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“Those are more sophisticated, though hardly state of the art,” he said. “Frankly, I worry more about attacks we can’t even see, which the Russians are good at. The Chinese are relentless and don’t seem to care about getting caught. And we have seen Chinese network operations inside certain of our electricity grids.”

Mr. Brenner said there are minimal concerns about a Chinese cyberattack to shut down U.S. banking networks because “they have too much money invested here.

“Our electricity grid? No, not now. But if there were a dust-up over Taiwan, these answers might be different,” he said.

Aggressive Chinese computer hacking has been known for years, but the U.S. government in the past was reluctant to detail the activities.

The CIA, for example, sponsored research in the late 1990s that sought to minimize Chinese cyberwarfare capabilities, under the idea that highlighting such activities would hype the threat.

Researcher James Mulvenon, for instance, stated during a 1998 conference that China’s People’s Liberation Army (PLA) “does not currently have a coherent [information warfare] doctrine, certainly nothing compared to U.S. doctrinal writings on the subject.”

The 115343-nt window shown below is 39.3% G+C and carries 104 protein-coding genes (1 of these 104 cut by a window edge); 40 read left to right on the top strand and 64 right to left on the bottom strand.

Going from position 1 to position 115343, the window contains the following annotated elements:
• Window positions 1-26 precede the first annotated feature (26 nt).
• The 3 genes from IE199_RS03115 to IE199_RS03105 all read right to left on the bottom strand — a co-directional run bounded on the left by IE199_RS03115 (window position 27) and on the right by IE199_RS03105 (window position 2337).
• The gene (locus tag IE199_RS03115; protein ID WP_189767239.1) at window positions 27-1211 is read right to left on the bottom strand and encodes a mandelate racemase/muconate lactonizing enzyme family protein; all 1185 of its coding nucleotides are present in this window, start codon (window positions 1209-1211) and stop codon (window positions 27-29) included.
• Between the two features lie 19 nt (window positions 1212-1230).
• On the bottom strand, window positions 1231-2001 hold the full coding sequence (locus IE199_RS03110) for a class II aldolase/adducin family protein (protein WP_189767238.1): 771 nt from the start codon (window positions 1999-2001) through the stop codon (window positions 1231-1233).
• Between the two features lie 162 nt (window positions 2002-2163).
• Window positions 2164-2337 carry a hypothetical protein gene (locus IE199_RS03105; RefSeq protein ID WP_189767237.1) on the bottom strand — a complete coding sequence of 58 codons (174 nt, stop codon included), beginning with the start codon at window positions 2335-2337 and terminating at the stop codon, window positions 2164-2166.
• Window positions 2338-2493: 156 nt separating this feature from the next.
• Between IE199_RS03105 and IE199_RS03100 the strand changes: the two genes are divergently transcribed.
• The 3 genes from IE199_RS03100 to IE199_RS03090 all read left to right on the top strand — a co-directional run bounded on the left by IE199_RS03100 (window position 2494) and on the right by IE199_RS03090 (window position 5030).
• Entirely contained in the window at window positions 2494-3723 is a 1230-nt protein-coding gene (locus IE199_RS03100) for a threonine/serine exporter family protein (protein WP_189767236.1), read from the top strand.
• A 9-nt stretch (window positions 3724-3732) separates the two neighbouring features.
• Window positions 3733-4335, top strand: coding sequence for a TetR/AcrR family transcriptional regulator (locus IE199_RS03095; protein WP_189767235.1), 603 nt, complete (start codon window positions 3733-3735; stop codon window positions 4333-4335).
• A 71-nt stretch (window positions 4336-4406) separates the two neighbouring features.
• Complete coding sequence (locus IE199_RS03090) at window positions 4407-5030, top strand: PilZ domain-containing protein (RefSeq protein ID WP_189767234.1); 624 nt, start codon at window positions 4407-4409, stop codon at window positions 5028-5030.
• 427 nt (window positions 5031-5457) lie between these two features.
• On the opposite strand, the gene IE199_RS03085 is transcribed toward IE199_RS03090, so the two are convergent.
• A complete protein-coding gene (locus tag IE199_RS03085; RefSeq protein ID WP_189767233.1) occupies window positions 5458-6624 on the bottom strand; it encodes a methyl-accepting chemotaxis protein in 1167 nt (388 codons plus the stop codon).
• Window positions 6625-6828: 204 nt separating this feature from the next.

Mr. Mulvenon stated in one report that “while PLA [information warfare] capabilities are growing, they do not match even the primitive sophistication of their underlying strategies.”

Mr. Mulvenon has since changed his views and has identified Chinese computer-based warfare as a major threat to the Pentagon.

Mr. Coleman said China’s military is equal to U.S. and Russian military cyberwarfare.

“This is a three-horse race, and it is a dead heat,” Mr. Coleman said.

The National University of China is the strategic adviser to the Chinese military on cyberwarfare and the Ministry of Science and Technology, he said.

Several computer security specialists recently sounded public alarm about the growing number of cyberattacks from China and Russia.

China, based on state-approved writings, thinks the United States is “already is carrying out offensive cyberespionage and exploitation against China,” Mr. Coleman said.

In response, China is taking steps to protect its own computer and information networks so that it can “go on the offensive,” he said.

Mr. Coleman said one indication of the problem was identified by Solutionary, a computer security company that in March detected 128 “acts of cyberagression” per minute tied to Internet addresses in China.

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